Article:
The rate of radiative capture of OHe by nuclei can be calculated with the use of the analogy with the radiative capture of neutron by proton with the account for: i) absence of M1 transition that follows from conservation of orbital momentum and ii) suppression of E1 transition in the case of OHe. Since OHe is isoscalar, isovector E1 transition can take place in OHe-nucleus system only due to effect of isospin nonconservation, which can be measured by the factor , corresponding to the difference of mass of neutron,, and proton,, relative to the mass of nucleon, . In the result the rate of OHe radiative capture by nucleus with atomic number and charge to the energy level in the medium with temperature is given by


Formation of OHe-nucleus bound system leads to energy release of its binding energy, detected as ionization signal. In the context of our approach the existence of annual modulations of this signal in the range 2-6 keV and absence of such effect at energies above 6 keV means that binding energy of Na-OHe system in DAMA experiment should not exceed 6 keV, being in the range 2-4 keV. The amplitude of annual modulation of ionization signal can reproduce the result of DAMA/NaI and DAMA/LIBRA experiments for . The account for energy resolution in DAMA experiments can explain the observed energy distribution of the signal from monochromatic photon (with ) emitted in OHe radiative capture.

At the corresponding nuclear parameters there is no binding of OHe with iodine and thallium.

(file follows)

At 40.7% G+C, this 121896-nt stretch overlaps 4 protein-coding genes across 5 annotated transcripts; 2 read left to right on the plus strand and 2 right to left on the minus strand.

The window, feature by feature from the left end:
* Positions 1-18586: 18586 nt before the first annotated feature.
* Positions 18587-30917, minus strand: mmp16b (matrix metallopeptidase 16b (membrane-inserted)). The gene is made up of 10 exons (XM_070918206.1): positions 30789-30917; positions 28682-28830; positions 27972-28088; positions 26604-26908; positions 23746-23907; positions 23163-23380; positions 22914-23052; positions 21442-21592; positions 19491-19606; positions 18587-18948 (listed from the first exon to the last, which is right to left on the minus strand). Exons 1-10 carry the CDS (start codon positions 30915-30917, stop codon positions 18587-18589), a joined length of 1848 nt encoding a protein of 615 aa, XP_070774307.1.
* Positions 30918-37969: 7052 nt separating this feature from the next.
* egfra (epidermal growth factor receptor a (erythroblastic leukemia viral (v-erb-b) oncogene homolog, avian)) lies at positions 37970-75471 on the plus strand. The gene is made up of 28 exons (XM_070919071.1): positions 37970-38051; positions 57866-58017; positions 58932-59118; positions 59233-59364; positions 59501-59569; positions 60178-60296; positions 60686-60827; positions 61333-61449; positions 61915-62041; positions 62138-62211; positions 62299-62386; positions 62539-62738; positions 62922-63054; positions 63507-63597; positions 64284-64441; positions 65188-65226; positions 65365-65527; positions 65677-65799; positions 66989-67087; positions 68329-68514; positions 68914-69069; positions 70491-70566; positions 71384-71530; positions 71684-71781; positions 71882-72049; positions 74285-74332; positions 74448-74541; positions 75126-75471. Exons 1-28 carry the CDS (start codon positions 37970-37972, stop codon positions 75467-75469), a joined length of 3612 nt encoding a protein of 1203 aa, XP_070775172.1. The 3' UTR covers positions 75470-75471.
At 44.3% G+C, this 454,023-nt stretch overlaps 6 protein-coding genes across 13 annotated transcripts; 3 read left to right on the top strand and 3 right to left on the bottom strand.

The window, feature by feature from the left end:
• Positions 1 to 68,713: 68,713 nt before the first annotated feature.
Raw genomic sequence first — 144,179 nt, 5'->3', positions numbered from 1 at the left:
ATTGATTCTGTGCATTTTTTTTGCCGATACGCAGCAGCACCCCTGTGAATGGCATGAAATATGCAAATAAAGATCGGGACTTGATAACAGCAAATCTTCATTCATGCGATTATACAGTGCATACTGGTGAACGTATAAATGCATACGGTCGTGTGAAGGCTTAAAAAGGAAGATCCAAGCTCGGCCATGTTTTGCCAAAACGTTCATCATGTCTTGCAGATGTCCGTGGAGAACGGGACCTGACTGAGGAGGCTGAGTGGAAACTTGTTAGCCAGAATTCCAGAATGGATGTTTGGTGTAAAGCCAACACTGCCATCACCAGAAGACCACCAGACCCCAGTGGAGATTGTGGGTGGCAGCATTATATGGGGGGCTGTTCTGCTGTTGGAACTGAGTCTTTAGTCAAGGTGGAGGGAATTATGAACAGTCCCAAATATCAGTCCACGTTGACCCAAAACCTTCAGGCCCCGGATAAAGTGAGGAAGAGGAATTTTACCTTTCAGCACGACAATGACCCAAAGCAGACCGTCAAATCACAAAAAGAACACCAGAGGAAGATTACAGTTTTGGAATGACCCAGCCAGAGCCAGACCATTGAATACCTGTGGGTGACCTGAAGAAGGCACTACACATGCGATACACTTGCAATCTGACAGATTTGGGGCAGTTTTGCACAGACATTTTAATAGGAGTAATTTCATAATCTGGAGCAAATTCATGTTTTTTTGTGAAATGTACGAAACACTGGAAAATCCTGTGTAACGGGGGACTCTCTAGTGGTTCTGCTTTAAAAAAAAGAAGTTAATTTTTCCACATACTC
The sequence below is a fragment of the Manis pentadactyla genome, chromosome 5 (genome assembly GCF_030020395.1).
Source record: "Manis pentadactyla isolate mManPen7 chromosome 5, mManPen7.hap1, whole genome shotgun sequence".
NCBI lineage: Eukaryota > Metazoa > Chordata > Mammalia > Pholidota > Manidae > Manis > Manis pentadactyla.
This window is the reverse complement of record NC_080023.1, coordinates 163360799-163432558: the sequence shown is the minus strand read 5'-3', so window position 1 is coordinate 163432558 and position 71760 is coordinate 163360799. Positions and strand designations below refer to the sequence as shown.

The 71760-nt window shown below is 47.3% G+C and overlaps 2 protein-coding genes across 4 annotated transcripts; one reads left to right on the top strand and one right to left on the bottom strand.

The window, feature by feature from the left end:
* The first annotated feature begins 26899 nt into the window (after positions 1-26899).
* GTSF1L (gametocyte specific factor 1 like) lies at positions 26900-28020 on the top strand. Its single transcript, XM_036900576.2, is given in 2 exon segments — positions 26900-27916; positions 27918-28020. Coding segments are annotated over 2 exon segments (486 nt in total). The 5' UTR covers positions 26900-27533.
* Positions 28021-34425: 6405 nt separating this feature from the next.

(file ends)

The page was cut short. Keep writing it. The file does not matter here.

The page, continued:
It should be noted that the results of DAMA experiment exhibit also absence of annual modulations at the energy of MeV-tens MeV. Energy release in this range should take place, if OHe-nucleus system comes to the deep level inside the nucleus. This transition implies tunneling through dipole Coulomb barrier and is suppressed below the experimental limits.

For the chosen range of nuclear parameters, reproducing the results of DAMA/NaI and DAMA/LIBRA, the results of Ref. 112 indicate that there are no levels in the OHe-nucleus systems for heavy nuclei. In particular, there are no such levels in Xe, what seem to prevent direct comparison with DAMA results in XENON100 experiment or LUX experiment. The existence of such level in Ge and the comparison with the results of CDMS and CoGeNT experiments need special study. According to Ref. 112 OHe should bind with O and Ca, what is of interest for interpretation of the signal, observed in CRESST-II experiment.